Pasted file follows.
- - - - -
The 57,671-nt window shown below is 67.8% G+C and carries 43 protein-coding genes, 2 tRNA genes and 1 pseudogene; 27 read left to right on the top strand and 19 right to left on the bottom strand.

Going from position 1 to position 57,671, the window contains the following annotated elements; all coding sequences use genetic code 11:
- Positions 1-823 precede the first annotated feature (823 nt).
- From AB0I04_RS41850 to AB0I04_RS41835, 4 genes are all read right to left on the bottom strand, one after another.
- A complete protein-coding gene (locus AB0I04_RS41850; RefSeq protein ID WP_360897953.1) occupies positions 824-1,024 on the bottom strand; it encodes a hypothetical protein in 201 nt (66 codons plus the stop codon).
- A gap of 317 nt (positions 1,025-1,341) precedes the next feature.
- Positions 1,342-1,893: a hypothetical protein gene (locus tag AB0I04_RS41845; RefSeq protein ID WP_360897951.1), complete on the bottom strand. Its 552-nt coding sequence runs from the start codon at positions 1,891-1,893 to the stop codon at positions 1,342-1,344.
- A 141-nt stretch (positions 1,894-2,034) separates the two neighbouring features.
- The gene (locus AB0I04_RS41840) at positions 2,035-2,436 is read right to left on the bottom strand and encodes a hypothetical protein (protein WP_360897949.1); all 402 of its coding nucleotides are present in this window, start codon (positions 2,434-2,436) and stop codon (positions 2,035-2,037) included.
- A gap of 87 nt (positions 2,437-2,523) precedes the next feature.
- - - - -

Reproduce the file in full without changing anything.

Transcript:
The 57,671-nt window shown below is 67.8% G+C and carries 43 protein-coding genes, 2 tRNA genes and 1 pseudogene; 27 read left to right on the top strand and 19 right to left on the bottom strand.

Going from position 1 to position 57,671, the window contains the following annotated elements; all coding sequences use genetic code 11:
- Positions 1-823 precede the first annotated feature (823 nt).
- From AB0I04_RS41850 to AB0I04_RS41835, 4 genes are all read right to left on the bottom strand, one after another.
- A complete protein-coding gene (locus AB0I04_RS41850; RefSeq protein ID WP_360897953.1) occupies positions 824-1,024 on the bottom strand; it encodes a hypothetical protein in 201 nt (66 codons plus the stop codon).
- A gap of 317 nt (positions 1,025-1,341) precedes the next feature.
- Positions 1,342-1,893: a hypothetical protein gene (locus tag AB0I04_RS41845; RefSeq protein ID WP_360897951.1), complete on the bottom strand. Its 552-nt coding sequence runs from the start codon at positions 1,891-1,893 to the stop codon at positions 1,342-1,344.
- A 141-nt stretch (positions 1,894-2,034) separates the two neighbouring features.
- The gene (locus AB0I04_RS41840) at positions 2,035-2,436 is read right to left on the bottom strand and encodes a hypothetical protein (protein WP_360897949.1); all 402 of its coding nucleotides are present in this window, start codon (positions 2,434-2,436) and stop codon (positions 2,035-2,037) included.
- A gap of 87 nt (positions 2,437-2,523) precedes the next feature.